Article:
Graham: Kanye, Aretha and the musical moments of 2016

A look back at the big performances and happenings in the music world that shaped the year

Adam Graham
The Detroit News

While you’re pouring yourself a glass of lemonade and preparing to do the Mannequin Challenge, here are five musical moments that shaped 2016:

Kanye West plays his new album on his laptop while surrounded by friends and colleagues at Madison Square Garden.

Kanye West premieres “Ultralight Beam” at Madison Square Garden, Feb. 11: When the rapper decided to debut his new album, “The Life of Pablo,” at a listening event at the world’s most-famous arena and broadcast it via livestream, no one was sure what to expect. It turned out to be a surreal celebration, with Kanye playing the album on his laptop while surrounded by friends and colleagues (and models showing off his latest collection of clothing). However, there was no greater moment than the opening, the debut of the stuttering gospel testimony “Ultralight Beam.” With its repeated refrain “this is a God dream” and a powerful centerpiece cameo from Chance the Rapper, it was a transformative moment that helped rewrite the rules of how music should arrive into the world.

Beyonce’s “Lemonade” was part of a one-hour visual project on HBO that lit up the internet.

Beyoncé surprise-releases “Lemonade,” April 23: Beyoncé shocked the musical world in December 2013 when she released her self-titled album out of thin air. She managed to do it again on a Saturday night in April when “Lemonade,” an album-length discourse on hurt, betrayal and good-ol’ American heartbreak, arrived on an unsuspecting world. It showed up as part of a one-hour visual project on HBO that lit up the internet during and after, sending fans scrambling to decode its meaning (and to sign up for subscriptions to Tidal, the album’s digital home). Is it about Jay Z? Her father? Only Beyoncé knows for sure, and she continues to prove she’s one step ahead of the rest of us.

Drake performs at Joe Louis Arena in Detroit on Tuesday, August 16, 2016.

Drake performs “Hotline Bling” at Joe Louis Arena, Aug. 16: At Drake’s Summer Sixteen tour, rows and rows of basketball-sized lights lined the arena ceiling. They hung there, like an innocuous part of the set design, while the Canadian rapper ran through a string of tunes that have made him the era’s defining hitmaker. And then 45 minutes into the show, something miraculous happened. You get a sense of the moment from YouTube videos, but there was nothing like being there when dozens of orbs lit up and dropped down from above, dancing up and down like puppets on marionette strings, while Drake sang about his feelings over the tropical rhythms of “Hotline Bling.” It was not only an exercise in delayed gratification — with a visual gimmick that good at their disposal, most artists would have opened the show with it — but it was an example of how technology and innovation can revolutionize the concert space and the arena experience.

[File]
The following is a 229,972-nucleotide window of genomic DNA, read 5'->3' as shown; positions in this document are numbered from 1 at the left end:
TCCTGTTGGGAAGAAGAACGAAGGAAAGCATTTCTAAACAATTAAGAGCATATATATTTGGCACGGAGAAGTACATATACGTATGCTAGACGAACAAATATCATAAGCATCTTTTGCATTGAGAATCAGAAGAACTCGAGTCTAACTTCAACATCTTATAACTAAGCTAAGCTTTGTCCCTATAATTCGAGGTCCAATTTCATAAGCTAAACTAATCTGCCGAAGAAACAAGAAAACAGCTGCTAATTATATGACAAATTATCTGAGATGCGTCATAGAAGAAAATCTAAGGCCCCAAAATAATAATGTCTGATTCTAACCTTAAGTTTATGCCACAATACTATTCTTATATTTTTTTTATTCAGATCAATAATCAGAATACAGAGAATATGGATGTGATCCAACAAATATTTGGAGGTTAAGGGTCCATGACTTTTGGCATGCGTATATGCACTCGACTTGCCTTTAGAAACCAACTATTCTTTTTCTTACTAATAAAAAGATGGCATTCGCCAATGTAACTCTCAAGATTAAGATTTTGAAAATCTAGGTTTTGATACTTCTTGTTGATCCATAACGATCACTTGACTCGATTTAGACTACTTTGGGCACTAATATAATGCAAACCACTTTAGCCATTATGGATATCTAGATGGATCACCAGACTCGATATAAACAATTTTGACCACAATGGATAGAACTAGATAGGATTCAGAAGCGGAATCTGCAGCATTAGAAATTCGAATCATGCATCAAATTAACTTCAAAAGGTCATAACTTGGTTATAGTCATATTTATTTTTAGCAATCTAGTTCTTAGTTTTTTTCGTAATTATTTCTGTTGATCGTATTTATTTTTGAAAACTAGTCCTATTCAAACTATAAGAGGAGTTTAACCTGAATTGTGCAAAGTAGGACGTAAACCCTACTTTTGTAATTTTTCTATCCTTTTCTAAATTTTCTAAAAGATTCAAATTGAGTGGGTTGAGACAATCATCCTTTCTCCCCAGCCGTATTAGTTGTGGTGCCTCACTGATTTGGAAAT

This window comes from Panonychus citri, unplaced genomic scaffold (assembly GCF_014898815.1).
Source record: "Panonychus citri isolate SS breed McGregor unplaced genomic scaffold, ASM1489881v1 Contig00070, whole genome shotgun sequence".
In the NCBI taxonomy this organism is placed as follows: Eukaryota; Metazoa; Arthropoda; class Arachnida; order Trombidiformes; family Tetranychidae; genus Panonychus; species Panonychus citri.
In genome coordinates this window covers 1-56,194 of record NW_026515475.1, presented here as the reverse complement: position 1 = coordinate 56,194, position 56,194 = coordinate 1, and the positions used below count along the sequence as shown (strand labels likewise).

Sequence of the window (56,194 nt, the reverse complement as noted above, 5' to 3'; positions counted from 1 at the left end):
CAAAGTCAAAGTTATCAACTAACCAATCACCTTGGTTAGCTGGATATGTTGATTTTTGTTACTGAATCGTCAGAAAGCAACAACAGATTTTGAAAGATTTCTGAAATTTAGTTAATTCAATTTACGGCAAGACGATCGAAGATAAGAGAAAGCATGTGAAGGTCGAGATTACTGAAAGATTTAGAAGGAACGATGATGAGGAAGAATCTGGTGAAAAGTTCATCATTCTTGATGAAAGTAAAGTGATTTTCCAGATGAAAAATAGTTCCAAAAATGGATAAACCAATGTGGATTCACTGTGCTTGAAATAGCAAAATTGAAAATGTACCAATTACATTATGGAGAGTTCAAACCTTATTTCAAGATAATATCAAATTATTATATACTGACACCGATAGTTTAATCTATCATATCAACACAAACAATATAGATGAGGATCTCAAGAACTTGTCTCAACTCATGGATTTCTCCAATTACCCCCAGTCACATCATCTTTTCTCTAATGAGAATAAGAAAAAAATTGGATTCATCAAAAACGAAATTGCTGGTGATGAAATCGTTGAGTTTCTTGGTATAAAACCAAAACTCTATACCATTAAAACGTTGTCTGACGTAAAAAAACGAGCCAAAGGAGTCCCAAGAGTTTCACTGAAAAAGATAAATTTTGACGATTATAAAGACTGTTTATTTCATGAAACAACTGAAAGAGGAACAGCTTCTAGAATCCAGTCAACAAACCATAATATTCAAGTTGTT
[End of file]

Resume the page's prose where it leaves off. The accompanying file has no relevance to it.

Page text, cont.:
Paul McCartney does the Mannequin Challenge.

Paul McCartney does the Mannequin Challenge, Nov. 10: The “Mannequin Challenge,” where groups of people get together and freeze in place while someone weaves through and films them like they’re capturing a moment distilled in time (and usually soundtracked by Atlanta duo Rae Sremmurd’s eerie, off-balance “Black Beatles”) had already gone super-viral by mid-November. (Even Hillary Clinton did one in the final hours of her presidential campaign, time which, in retrospect, probably could have been better spent.) Then Paul McCartney hopped on board, releasing a video of himself frozen at his piano while “Black Beatles” played, paying homage to a rap duo paying homage to him. “Love those Black Beatles,” McCartney wrote in the video’s caption, proving yet again to be the coolest 74-year-old alive. A few days later, “Black Beatles” hit No. 1 in America — not necessarily McCartney’s doing, but it certainly didn’t hurt.

Aretha Franklin sang the national anthem at a Detroit Lions football game in Detroit.

Aretha Franklin sings the National Anthem at Ford Field, Nov. 24: By any measure, it was a difficult year. The presidential election left the nation bitter and divided, beloved figures from Prince to David Bowie met their end, and even the National Anthem became a political lightning rod. Aretha Franklin carried all that with her when she sat down at her piano to sing the National Anthem before the Detroit Lions game on Thanksgiving day. Across America, families were gathering to give thanks, and Franklin stopped them in their tracks and gave them something to be thankful for: an epic four-and-a-half minute rendition of “The Star-Spangled Banner” steeped in blues and gospel and dripping with reverence for our country and all it represents. Like anything worthwhile, it quickly became controversial, as Aretha paid no mind to anyone’s clock but her own. But it will stand as one of the Anthem’s most stirring, all-time great performances, and after the year we had, it was exactly what we needed.

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